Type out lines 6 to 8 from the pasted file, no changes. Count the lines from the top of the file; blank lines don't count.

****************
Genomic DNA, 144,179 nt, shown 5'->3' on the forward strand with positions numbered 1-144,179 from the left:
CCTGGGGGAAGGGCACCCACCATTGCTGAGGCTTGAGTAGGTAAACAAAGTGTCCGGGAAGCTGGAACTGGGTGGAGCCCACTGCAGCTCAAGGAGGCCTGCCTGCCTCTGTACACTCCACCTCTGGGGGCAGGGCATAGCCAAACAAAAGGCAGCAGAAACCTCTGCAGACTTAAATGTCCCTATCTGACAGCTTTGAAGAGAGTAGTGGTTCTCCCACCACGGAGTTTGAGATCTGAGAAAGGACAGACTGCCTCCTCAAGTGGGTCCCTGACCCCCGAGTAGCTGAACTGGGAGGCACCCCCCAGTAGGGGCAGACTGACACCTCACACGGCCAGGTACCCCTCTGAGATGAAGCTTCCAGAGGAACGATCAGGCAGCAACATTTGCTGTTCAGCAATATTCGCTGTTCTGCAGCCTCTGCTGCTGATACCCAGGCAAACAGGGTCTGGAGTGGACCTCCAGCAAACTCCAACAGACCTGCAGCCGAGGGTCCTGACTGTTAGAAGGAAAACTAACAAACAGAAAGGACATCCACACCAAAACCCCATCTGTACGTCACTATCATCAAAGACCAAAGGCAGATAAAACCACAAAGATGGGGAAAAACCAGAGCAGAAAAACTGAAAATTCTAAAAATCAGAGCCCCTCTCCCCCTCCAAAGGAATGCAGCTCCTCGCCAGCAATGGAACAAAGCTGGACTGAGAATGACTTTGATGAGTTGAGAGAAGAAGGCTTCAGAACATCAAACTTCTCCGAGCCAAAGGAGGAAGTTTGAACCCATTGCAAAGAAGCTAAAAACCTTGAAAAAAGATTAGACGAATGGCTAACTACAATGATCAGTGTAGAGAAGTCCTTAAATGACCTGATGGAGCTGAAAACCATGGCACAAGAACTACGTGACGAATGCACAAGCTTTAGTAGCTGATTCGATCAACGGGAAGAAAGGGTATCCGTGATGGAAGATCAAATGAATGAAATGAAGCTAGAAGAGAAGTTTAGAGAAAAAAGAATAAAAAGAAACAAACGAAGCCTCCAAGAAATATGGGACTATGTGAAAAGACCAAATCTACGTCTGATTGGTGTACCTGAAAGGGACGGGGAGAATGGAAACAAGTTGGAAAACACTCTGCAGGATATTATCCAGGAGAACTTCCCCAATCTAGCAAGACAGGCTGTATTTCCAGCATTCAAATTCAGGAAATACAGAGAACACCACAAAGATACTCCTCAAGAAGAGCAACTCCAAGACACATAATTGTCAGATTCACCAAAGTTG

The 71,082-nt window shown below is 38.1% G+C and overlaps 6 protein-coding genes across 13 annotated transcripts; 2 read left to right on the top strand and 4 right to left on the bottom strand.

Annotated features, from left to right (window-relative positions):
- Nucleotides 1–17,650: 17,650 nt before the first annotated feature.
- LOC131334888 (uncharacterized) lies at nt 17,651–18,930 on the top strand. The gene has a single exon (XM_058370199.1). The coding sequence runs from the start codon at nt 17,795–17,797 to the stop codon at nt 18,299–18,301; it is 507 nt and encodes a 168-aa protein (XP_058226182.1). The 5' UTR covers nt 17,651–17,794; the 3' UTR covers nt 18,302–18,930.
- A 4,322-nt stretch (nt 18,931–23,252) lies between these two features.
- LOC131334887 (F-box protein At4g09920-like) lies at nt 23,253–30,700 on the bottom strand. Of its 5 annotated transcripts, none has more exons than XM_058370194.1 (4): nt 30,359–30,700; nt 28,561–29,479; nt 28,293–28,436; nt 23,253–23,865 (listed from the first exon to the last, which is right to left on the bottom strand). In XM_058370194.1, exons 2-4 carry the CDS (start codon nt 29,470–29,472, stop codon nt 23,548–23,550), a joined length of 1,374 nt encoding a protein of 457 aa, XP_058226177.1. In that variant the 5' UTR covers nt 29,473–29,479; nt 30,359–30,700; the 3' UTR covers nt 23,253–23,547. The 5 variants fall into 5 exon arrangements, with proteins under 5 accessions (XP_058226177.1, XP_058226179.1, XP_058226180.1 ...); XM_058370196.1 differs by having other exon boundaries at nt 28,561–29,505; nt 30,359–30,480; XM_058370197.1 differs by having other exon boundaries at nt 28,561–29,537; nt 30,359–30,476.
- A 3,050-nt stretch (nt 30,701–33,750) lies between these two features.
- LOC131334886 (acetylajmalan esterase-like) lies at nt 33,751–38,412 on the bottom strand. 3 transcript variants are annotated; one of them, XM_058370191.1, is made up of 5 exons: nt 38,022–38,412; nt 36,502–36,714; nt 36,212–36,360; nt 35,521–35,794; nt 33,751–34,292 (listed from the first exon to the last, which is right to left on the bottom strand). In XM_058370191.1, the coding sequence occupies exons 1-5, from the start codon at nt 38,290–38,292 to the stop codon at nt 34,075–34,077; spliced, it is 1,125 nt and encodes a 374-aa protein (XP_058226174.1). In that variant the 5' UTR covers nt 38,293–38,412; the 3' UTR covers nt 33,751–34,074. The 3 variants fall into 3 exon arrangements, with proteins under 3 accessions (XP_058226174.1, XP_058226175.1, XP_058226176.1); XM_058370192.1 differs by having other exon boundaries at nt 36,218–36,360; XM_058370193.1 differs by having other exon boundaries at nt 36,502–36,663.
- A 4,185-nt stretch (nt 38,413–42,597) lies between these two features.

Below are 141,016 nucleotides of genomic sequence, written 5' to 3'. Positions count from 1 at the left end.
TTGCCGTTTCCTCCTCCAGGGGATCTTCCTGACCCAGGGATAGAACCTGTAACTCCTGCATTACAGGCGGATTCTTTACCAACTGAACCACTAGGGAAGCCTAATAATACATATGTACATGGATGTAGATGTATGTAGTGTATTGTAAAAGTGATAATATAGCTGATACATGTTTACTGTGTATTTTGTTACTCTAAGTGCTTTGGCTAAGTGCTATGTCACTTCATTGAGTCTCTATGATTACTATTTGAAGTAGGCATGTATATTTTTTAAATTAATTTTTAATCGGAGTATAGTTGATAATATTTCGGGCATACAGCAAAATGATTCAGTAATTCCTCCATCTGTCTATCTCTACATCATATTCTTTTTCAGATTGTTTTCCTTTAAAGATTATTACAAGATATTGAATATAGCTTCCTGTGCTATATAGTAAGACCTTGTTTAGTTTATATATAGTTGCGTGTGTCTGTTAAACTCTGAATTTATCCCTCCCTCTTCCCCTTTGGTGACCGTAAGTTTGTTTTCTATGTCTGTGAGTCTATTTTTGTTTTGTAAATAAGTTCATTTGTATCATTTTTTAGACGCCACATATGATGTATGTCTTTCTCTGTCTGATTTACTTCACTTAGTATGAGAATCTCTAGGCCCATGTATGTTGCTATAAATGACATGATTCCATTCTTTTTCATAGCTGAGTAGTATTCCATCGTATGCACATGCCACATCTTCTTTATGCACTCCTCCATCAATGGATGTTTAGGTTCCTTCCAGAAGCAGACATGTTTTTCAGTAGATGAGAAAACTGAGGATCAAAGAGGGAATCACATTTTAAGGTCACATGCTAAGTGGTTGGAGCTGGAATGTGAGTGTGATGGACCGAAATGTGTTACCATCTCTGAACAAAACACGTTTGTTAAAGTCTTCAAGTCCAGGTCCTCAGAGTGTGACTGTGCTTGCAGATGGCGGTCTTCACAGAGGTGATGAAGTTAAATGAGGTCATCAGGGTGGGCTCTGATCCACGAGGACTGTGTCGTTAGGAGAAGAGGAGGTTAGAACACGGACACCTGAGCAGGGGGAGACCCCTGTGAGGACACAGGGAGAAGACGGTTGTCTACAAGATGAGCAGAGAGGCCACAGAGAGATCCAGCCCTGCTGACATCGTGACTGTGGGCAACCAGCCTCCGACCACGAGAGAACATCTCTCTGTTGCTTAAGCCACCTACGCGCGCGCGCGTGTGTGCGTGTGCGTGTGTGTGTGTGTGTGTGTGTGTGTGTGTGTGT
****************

- LOC131334888 (uncharacterized) lies at nt 17,651–18,930 on the top strand. The gene has a single exon (XM_058370199.1). The coding sequence runs from the start codon at nt 17,795–17,797 to the stop codon at nt 18,299–18,301; it is 507 nt and encodes a 168-aa protein (XP_058226182.1). The 5' UTR covers nt 17,651–17,794; the 3' UTR covers nt 18,302–18,930.
- A 4,322-nt stretch (nt 18,931–23,252) lies between these two features.
- LOC131334887 (F-box protein At4g09920-like) lies at nt 23,253–30,700 on the bottom strand. Of its 5 annotated transcripts, none has more exons than XM_058370194.1 (4): nt 30,359–30,700; nt 28,561–29,479; nt 28,293–28,436; nt 23,253–23,865 (listed from the first exon to the last, which is right to left on the bottom strand). In XM_058370194.1, exons 2-4 carry the CDS (start codon nt 29,470–29,472, stop codon nt 23,548–23,550), a joined length of 1,374 nt encoding a protein of 457 aa, XP_058226177.1. In that variant the 5' UTR covers nt 29,473–29,479; nt 30,359–30,700; the 3' UTR covers nt 23,253–23,547. The 5 variants fall into 5 exon arrangements, with proteins under 5 accessions (XP_058226177.1, XP_058226179.1, XP_058226180.1 ...); XM_058370196.1 differs by having other exon boundaries at nt 28,561–29,505; nt 30,359–30,480; XM_058370197.1 differs by having other exon boundaries at nt 28,561–29,537; nt 30,359–30,476.